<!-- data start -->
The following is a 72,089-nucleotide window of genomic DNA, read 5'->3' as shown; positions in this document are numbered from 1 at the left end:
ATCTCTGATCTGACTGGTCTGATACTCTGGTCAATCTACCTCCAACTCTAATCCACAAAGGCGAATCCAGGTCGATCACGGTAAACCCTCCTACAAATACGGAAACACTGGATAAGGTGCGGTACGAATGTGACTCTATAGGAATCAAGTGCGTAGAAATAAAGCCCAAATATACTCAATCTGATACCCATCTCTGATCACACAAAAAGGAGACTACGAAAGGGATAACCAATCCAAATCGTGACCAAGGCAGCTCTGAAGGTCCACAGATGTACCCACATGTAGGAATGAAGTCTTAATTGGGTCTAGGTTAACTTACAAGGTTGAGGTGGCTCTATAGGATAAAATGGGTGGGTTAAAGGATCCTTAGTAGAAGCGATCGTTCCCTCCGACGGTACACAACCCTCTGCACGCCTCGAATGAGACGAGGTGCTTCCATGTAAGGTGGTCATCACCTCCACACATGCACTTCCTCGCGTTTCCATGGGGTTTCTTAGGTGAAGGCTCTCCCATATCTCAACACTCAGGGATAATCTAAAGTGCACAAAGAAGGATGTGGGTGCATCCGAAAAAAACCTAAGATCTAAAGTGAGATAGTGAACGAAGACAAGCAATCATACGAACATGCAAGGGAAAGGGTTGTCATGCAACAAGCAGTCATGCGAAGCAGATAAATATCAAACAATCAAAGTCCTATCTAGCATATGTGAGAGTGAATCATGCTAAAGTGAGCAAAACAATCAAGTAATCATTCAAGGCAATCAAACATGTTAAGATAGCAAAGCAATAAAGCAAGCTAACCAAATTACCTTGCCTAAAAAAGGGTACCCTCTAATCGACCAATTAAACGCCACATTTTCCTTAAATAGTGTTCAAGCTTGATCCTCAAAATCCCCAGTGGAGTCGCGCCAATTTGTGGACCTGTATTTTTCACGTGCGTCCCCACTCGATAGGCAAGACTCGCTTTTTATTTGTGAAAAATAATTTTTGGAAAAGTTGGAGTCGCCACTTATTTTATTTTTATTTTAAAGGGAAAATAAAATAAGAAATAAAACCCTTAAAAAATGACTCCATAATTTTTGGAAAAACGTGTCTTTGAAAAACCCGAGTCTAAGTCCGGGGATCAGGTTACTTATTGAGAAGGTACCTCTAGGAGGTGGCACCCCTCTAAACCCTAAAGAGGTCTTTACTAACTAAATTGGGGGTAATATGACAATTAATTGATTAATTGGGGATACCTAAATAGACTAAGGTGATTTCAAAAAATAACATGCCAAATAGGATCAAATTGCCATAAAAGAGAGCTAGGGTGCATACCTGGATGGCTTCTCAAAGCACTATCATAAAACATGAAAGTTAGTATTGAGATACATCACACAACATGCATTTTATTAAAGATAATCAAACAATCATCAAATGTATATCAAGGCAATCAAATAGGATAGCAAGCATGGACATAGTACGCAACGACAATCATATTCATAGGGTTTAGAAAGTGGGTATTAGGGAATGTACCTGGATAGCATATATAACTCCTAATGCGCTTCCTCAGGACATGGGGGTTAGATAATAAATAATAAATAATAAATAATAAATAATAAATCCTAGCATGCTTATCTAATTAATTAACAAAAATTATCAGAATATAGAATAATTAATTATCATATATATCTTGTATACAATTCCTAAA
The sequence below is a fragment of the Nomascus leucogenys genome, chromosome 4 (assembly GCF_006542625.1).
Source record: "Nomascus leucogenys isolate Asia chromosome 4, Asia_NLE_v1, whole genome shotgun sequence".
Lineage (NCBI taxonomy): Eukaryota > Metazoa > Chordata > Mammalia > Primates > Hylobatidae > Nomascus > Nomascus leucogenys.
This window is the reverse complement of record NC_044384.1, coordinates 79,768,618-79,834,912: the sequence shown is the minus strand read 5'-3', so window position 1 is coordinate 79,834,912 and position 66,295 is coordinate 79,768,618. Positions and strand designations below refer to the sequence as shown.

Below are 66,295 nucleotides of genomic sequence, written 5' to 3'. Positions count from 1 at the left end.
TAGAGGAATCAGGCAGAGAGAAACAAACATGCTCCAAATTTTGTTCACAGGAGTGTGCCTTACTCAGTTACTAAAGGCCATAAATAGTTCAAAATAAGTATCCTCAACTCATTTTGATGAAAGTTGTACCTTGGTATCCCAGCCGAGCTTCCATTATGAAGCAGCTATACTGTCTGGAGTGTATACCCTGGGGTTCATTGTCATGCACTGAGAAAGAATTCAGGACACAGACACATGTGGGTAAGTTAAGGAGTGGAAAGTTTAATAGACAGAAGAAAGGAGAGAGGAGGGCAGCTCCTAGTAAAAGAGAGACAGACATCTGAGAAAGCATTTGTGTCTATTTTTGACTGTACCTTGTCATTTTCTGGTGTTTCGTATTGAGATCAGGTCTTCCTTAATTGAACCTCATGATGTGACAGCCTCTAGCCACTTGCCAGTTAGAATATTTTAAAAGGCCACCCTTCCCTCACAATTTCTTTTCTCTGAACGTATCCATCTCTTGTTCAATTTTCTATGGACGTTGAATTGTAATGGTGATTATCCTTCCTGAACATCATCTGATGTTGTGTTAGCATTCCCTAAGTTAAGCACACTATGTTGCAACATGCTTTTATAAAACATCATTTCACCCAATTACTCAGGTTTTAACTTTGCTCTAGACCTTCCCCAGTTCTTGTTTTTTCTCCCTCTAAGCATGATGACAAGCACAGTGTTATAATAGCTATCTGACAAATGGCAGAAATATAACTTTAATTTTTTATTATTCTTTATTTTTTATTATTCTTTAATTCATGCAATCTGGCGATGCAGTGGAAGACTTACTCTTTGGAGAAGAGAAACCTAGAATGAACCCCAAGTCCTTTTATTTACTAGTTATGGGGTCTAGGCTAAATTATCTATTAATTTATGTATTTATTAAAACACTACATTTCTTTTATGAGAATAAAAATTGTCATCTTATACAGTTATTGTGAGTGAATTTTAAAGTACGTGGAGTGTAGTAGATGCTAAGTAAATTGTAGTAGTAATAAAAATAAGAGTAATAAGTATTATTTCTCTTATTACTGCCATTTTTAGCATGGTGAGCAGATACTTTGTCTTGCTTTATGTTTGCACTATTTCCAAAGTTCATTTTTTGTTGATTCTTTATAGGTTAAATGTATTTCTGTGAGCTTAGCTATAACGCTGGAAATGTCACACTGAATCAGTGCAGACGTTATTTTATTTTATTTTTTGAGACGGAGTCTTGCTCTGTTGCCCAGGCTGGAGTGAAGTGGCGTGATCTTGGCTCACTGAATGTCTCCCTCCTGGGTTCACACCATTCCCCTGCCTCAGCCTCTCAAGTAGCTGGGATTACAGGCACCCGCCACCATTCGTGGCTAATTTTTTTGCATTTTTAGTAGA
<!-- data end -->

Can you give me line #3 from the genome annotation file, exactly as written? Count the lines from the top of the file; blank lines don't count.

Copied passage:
The sequence below is a fragment of the Nomascus leucogenys genome, chromosome 4 (assembly GCF_006542625.1).